Working Session 2: Functional Model
This group discussed issues related to a functional model of the process of using a Knowledge Organization Systems (KOS) over a network. While the group acknowledged that there are different KOSs and that the functions might differ, discussion focused on thesauri as the most complex. Different types or phases of thesaurus use were discussed.
The user does not know a specific concept, or does not know how to express the specific concept in terms of the reference tool. The user enters the tool at one point, and then explores or navigates through the tool until he or she finds the right concept or the right expression of a concept.
2. Description (Indexing)
The user knows the concept and its expression and wants to use the concept to describe, catalogue or index an item, such as a reference in a bibliographic database.
3. Query (Search)
The user knows the concept and its expression and wants to use the concept from the reference tool to search a database, such as a database of bibliographic references. The reference tool can also be used in post-processing the results -- producing an overview of the results or organizing them.
4. Other types of uses
It was recognized that reference tools could be used in a wide variety of less common activities, such as writing, translating, etc.
The consultation phase specifically was discussed in more detail. The interactions here are complex and need to be mapped out in some detail. For example, the user first provides an entry term and/or a context in which the process of navigation should begin. This entry term may be a full concept term, a truncated concept term, or a keyword taken from a concept term; the responses that the user might want to receive vary depending on the type of entry term provided. Responses also may vary in terms of whether the entry term has a single match in the reference tool, multiple matches in the reference tool, or no match at all. The response also varies depending on whether the term is an entry term or a preferred term. In some cases, for example, an alphabetical list of thesaurus terms (with perhaps some limited amount of context such as an indicator of facet) may be the best response. In other cases, the user might want to see a fuller display of information on a single term.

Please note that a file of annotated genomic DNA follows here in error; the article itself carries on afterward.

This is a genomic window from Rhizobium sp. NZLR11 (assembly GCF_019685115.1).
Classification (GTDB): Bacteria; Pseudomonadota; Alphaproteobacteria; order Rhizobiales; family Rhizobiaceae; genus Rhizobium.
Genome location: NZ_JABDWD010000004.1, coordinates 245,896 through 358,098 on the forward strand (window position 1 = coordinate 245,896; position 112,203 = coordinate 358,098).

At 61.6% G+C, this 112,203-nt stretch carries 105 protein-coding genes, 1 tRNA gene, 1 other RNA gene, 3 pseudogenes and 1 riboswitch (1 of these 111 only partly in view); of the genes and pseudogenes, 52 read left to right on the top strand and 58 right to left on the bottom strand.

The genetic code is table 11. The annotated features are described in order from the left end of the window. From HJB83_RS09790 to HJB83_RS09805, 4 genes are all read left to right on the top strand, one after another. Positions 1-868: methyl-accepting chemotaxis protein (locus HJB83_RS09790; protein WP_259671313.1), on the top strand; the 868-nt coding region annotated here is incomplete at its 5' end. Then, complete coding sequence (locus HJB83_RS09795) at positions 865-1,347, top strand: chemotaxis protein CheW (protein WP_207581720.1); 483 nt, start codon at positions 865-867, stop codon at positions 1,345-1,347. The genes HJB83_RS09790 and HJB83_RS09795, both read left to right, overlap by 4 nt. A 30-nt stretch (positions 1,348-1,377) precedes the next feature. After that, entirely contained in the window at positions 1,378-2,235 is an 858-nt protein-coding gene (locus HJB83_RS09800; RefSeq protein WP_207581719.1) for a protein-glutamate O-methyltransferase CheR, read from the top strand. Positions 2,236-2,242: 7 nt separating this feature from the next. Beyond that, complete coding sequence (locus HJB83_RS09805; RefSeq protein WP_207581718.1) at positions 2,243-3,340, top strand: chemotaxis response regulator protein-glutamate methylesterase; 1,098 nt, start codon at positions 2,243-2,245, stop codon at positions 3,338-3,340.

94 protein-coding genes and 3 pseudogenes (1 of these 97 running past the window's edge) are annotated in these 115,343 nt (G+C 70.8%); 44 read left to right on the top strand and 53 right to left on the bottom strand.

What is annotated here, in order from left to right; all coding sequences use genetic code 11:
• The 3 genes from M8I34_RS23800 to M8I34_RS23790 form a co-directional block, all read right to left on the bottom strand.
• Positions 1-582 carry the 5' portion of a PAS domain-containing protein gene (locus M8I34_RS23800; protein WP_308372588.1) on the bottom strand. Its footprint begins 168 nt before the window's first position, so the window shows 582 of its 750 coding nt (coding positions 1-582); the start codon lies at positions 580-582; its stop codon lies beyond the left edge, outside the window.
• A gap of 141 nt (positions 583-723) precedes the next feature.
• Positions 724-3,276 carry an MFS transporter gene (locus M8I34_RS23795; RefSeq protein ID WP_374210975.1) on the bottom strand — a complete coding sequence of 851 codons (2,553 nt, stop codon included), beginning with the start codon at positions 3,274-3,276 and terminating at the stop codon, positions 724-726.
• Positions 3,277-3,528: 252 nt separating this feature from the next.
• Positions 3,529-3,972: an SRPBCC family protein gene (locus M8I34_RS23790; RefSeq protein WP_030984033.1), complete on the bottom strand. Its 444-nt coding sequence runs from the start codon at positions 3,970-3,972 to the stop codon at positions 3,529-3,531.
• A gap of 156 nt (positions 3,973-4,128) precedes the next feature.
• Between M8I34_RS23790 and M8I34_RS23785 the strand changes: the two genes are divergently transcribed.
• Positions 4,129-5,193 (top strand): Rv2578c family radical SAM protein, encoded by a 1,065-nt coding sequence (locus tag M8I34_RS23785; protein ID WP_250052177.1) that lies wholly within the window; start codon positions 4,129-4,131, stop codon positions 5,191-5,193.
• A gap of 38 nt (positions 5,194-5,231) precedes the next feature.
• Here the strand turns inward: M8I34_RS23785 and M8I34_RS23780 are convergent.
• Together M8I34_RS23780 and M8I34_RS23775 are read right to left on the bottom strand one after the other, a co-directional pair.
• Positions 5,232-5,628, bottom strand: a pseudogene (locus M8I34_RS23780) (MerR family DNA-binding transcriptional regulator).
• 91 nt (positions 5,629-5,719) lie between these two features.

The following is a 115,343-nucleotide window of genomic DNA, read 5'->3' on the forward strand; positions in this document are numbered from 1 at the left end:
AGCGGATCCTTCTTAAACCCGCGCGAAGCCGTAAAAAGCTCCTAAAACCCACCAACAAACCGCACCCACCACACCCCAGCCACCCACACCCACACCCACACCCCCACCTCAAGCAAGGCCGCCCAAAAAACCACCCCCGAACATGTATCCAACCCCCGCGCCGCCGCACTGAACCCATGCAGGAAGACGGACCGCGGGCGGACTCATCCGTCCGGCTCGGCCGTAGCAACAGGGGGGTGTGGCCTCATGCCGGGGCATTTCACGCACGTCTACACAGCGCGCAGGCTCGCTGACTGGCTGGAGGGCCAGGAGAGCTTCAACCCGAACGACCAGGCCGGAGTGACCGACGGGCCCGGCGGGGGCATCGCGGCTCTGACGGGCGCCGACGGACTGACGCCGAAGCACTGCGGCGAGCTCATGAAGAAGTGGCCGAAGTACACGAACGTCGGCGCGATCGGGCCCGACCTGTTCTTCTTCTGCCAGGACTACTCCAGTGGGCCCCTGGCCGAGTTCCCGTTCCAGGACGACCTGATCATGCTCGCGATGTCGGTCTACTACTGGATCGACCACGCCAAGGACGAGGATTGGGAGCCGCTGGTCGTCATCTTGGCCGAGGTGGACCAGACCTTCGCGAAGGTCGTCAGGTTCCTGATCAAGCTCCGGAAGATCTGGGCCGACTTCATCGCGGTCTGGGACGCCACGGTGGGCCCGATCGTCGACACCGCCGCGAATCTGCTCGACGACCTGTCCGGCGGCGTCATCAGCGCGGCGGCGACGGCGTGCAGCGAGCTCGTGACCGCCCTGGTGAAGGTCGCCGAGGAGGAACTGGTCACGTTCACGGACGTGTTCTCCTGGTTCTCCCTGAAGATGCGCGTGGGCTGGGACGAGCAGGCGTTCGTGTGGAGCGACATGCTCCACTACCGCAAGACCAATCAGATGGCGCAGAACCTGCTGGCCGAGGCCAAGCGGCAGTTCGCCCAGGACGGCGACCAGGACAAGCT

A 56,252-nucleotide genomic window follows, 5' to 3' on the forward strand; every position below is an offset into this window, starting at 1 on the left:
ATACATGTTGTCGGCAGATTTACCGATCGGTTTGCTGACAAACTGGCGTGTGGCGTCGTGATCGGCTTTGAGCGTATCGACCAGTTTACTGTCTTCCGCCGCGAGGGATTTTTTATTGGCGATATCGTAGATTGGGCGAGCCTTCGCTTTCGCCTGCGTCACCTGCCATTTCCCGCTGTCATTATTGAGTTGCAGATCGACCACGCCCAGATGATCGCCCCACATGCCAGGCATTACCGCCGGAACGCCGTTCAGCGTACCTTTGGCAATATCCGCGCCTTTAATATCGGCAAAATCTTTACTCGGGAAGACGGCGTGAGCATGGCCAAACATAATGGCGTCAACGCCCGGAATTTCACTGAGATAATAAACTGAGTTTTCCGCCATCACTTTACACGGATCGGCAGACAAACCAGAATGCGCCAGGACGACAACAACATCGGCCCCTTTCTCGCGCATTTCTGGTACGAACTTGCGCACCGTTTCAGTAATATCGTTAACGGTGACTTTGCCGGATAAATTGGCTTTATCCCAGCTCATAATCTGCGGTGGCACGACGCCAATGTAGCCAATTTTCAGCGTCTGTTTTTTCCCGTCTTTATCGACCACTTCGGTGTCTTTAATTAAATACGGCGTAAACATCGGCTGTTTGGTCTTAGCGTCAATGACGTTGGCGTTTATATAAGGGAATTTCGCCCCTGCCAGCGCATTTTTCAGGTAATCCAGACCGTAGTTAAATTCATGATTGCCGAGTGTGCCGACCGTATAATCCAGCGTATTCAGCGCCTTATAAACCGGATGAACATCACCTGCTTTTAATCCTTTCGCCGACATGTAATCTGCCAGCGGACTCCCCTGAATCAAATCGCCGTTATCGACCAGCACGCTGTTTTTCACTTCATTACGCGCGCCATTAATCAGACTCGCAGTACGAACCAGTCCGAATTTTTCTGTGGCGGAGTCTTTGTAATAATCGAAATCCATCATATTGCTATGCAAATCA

What a display of information on a single term might mean was also briefly discussed. A model would need to have some way for the client to specify what "components" (relationships, notes, definitions, etc.) of information about the term were wanted, as well as how many levels of components or what combination of levels and hierarchy were wanted. The type of relationship between terms, as well as the "distance" (the degree of expansion or explosion) should be able to be specified. It was also noted that the concept of "distance" is complicated by the different levels of granularity present in different parts of a thesaurus. In addition, the differences in how users approach information retrieval indicate that different views of the thesaurus may be needed by different users for the same function.
There was also some discussion of what a functional model in fact should include. While the model needs to be driven by user needs, a standard should not specify a specific user interface (the interaction between the user and his or her own client software), but rather the interaction over the network between the software on the users' computer (the client) and the software on the computer that manages the reference tool ("the thesaurus server"). In discussing individual issues, it is not always easy to draw the line between whether a feature belongs properly to the user interface or the client-server interaction.
While one interaction takes place between the client and the thesaurus server (consultation), the other phases (query, description) take place between the client and a database server. However these interactions are not entirely independent. For example, if the database server knows about the reference tool (e.g. a bibliographic database that uses a specific classification scheme) then the client software may be able to rely on the database server to make use of the classification in doing a search, to the level of specifying the field to be searched. However if the client is accessing a thesaurus to improve searching on a database that does not use or know about the
classification scheme, then the client may need to store information from the thesaurus server, and provide the database server with a more complex search.